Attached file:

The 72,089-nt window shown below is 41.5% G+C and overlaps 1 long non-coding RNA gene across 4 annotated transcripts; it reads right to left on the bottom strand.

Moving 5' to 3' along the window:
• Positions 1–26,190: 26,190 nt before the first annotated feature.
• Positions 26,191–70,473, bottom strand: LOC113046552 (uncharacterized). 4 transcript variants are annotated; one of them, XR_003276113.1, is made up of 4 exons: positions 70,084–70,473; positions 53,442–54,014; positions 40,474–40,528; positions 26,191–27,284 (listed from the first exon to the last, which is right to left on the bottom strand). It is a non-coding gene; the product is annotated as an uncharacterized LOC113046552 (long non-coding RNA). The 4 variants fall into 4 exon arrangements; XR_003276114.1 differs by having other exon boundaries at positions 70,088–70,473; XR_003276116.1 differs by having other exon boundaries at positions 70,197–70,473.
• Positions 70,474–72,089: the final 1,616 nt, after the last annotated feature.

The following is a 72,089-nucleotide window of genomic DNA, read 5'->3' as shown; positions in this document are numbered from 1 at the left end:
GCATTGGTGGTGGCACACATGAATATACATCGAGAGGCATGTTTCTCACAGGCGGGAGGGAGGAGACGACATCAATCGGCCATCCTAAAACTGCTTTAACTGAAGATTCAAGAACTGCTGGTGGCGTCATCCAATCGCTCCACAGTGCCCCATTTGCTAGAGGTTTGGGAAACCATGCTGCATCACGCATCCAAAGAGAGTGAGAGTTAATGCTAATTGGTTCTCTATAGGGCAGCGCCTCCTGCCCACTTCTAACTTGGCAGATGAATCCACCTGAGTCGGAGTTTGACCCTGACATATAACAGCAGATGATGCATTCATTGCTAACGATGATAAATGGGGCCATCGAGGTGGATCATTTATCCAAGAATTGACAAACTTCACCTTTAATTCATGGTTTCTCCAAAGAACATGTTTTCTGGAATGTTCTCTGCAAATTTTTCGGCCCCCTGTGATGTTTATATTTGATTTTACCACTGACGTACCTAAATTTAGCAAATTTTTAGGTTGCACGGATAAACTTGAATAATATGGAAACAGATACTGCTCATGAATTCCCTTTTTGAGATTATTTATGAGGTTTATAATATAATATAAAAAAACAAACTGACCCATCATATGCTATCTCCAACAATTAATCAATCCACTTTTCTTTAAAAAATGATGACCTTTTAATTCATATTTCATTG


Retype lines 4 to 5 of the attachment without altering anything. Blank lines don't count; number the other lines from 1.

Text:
• Positions 26,191–70,473, bottom strand: LOC113046552 (uncharacterized). 4 transcript variants are annotated; one of them, XR_003276113.1, is made up of 4 exons: positions 70,084–70,473; positions 53,442–54,014; positions 40,474–40,528; positions 26,191–27,284 (listed from the first exon to the last, which is right to left on the bottom strand). It is a non-coding gene; the product is annotated as an uncharacterized LOC113046552 (long non-coding RNA). The 4 variants fall into 4 exon arrangements; XR_003276114.1 differs by having other exon boundaries at positions 70,088–70,473; XR_003276116.1 differs by having other exon boundaries at positions 70,197–70,473.
• Positions 70,474–72,089: the final 1,616 nt, after the last annotated feature.